Hi Thomas,


See Attached word document for my inner forestay set up.        

Hope this helps you Thomas.
Any comments, improvements, concerns whatever please reply with your thoughts.

Chris Paul 
SV GLAZIG 
SM2000 #352
Currently at Opua NZ


Thomas Wink
 

Hi Bill,

Thanks again for your advise. Duly noted!

On Sun, 10 Jul 2022, 13:51 CW Bill Rouse, <brouse@...> wrote:
Thomas,

I am going to tell you what I know filled in with some opinions.

The foredeck of your Amel was not designed to take vertical loads. The genoa is connected to a very strong stay. Take a look and you will see that none of the genoa load is applied to the deck. Some people add an inner forestay by using the bulkhead separating the two forward deck compartments. This is also NOT designed to take vertical loads. The people who make this mistake fall into 2 categories:
  1. 80-90% - Worked fine with no issues. These people either never had very strong sea conditions to cause an issue, or they have problems they have not yet noticed.
  2. 10-20% Serious damage has occurred.
My guess is there is a 10-20% chance that serious damage will occur if you do not do this right and encounter strong sea conditions. This is the reason I would advise against this, but also the reason that 80-90% of the people will tell you "no problems, do it."

My advice is to look closely at the genoa chainplate on your Maramu from the attachment point above the deck to the attachment point on the bow. This is the correct design for vertical loads.
image.png

Bill


CW Bill Rouse Amel Owners Yacht School
720 Winnie, Galveston Island, Texas 77550 
   

On Sun, Jul 10, 2022 at 8:19 AM Thomas Wink <poedts@...> wrote:
Hi All,

I just wanted to update you all on the furling jib/ cutter configuration for my Maramu. I arrived at the Azores a few weeks ago. The trip from the Isles of Scilly to Terceira took me 10 days. It was a beautiful trip, but mostly up-wind sailing.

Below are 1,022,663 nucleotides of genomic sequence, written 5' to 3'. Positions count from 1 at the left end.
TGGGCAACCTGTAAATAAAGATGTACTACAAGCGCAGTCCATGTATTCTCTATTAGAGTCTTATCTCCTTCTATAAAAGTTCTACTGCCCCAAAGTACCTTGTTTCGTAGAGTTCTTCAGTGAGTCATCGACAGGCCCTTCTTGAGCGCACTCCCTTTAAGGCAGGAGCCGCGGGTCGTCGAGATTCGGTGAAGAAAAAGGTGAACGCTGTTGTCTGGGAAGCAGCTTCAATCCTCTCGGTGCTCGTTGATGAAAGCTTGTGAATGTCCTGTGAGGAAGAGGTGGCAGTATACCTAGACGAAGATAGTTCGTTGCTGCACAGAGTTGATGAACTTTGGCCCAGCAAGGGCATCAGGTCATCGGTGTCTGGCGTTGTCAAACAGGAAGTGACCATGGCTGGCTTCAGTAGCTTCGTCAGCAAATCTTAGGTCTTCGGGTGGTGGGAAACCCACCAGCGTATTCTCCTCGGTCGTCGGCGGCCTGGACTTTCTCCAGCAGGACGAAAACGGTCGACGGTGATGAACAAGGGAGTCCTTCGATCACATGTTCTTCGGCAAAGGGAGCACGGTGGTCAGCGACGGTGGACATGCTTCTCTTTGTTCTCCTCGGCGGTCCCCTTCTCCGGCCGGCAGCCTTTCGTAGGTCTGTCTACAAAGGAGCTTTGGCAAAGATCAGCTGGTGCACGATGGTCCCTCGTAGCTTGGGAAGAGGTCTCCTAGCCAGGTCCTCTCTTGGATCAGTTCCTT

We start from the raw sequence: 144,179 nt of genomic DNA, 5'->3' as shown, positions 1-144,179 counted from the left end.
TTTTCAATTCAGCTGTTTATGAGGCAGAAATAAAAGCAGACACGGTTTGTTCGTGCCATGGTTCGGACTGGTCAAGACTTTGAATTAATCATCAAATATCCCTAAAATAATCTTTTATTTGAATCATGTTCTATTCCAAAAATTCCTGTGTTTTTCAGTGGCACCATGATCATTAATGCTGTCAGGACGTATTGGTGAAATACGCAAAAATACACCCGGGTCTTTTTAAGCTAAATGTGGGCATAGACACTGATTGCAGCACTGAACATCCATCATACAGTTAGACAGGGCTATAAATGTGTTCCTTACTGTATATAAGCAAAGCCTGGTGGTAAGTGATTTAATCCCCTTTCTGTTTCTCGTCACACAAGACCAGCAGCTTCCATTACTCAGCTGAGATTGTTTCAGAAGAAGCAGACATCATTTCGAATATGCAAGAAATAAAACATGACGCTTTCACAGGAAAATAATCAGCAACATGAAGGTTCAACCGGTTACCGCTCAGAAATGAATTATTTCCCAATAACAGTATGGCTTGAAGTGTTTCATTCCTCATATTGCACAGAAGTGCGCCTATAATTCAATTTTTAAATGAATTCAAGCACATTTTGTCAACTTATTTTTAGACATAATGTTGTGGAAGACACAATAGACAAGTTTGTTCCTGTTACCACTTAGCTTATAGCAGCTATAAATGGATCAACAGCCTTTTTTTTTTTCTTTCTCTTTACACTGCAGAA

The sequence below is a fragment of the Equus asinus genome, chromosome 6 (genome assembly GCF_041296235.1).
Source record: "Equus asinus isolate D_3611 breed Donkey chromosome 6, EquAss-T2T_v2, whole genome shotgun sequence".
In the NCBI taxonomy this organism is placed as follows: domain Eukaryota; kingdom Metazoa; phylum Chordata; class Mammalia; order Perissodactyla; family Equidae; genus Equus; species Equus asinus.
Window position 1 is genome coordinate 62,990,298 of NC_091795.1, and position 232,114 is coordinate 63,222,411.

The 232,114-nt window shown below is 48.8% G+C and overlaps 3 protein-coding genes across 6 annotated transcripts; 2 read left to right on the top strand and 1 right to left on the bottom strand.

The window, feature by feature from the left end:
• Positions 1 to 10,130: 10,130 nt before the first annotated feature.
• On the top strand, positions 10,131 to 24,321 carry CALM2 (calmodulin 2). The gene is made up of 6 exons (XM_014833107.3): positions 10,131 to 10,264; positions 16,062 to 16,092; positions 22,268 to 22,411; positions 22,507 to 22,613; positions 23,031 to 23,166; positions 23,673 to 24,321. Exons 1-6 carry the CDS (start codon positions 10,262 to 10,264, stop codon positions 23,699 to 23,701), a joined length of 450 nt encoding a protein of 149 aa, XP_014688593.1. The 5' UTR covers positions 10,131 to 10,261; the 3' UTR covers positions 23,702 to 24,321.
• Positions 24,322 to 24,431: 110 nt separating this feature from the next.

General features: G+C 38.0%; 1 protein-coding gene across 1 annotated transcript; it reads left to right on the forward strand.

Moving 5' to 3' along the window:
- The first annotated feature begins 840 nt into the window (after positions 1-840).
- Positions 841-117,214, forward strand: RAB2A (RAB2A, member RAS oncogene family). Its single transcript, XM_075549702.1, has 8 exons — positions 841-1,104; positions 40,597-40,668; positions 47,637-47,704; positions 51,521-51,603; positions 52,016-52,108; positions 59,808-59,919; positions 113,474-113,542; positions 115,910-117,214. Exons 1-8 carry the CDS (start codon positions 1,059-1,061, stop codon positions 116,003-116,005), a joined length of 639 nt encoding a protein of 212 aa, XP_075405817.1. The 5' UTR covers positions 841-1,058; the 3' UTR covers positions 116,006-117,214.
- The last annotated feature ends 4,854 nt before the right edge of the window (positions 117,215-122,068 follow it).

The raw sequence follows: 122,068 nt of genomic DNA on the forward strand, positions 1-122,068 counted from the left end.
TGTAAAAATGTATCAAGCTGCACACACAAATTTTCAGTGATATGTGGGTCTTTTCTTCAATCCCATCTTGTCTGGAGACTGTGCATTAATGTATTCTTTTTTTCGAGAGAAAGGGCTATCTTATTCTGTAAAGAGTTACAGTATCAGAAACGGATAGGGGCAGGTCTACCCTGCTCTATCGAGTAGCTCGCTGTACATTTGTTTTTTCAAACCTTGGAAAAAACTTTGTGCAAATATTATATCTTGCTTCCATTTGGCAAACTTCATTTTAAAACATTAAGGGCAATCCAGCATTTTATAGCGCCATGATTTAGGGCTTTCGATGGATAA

The first thing I did upon arrival is remove the jib and its furler. I only used it once, when beating into 30 knots, so most of the time it was in the way of the genoa.  Also, because of the forward lower stays on the main mast prevent sheeting in properly. The jib was sheeted on the rails on the side of the boat. The angle of attack upwind is thus not great. 

I'm converting the whole setup with a removable stay, because I would like to be able to hoist a storm jib as well.

Thanks again for all your thoughts and comments!
Regards
Thomas on Maramu #32

On Fri, Mar 4, 2022 at 2:40 AM Chris Paul via groups.io <chris__paul=yahoo.com@groups.io> wrote:
Hi Thomas,
Here is a photo of the top of the staysail. It is attached at the same height as the upper spreader. The running backstays are attached to the inside of the upper spreader. 


On my other (smaller) cutters the staysail was particularly useful when used in conjunction with a high cut jib.  This setup worked really well from about 15kn up wind & reaching and also poled out in higher winds. Changing headsail on the run is a big task so I rarely used the high cut jib. 

Inline image

Regards, 
Chris Paul 
SV GLAZIG 
SM2000 #352
Currently at Opua NZ



On Thursday, 3 March 2022, 09:02:22 pm NZDT, Thomas Wink <poedts@...> wrote:


Hi Chris,

Interesting to see your setup. I agree with your concerns.. you might try upwind performance with the stay sail. For my 46ft Maramu the performance is great above 20kts of true wind. Very smooth sailing and just a bit more angle on the tacks. My staysail is a 95% jib, so pretty small, and easy to handle. You might want to try it out first to see if there is any benefit..

How about the mast fittings? Do you have any pictures on that?

Best regards,
Thomas

On Thu, Mar 3, 2022 at 4:54 AM Chris Paul via groups.io <chris__paul=yahoo.com@groups.io> wrote:
Hi Thomas,


See Attached word document for my inner forestay set up.        

Hope this helps you Thomas.
Any comments, improvements, concerns whatever please reply with your thoughts.

Chris Paul 
SV GLAZIG 
SM2000 #352
Currently at Opua NZ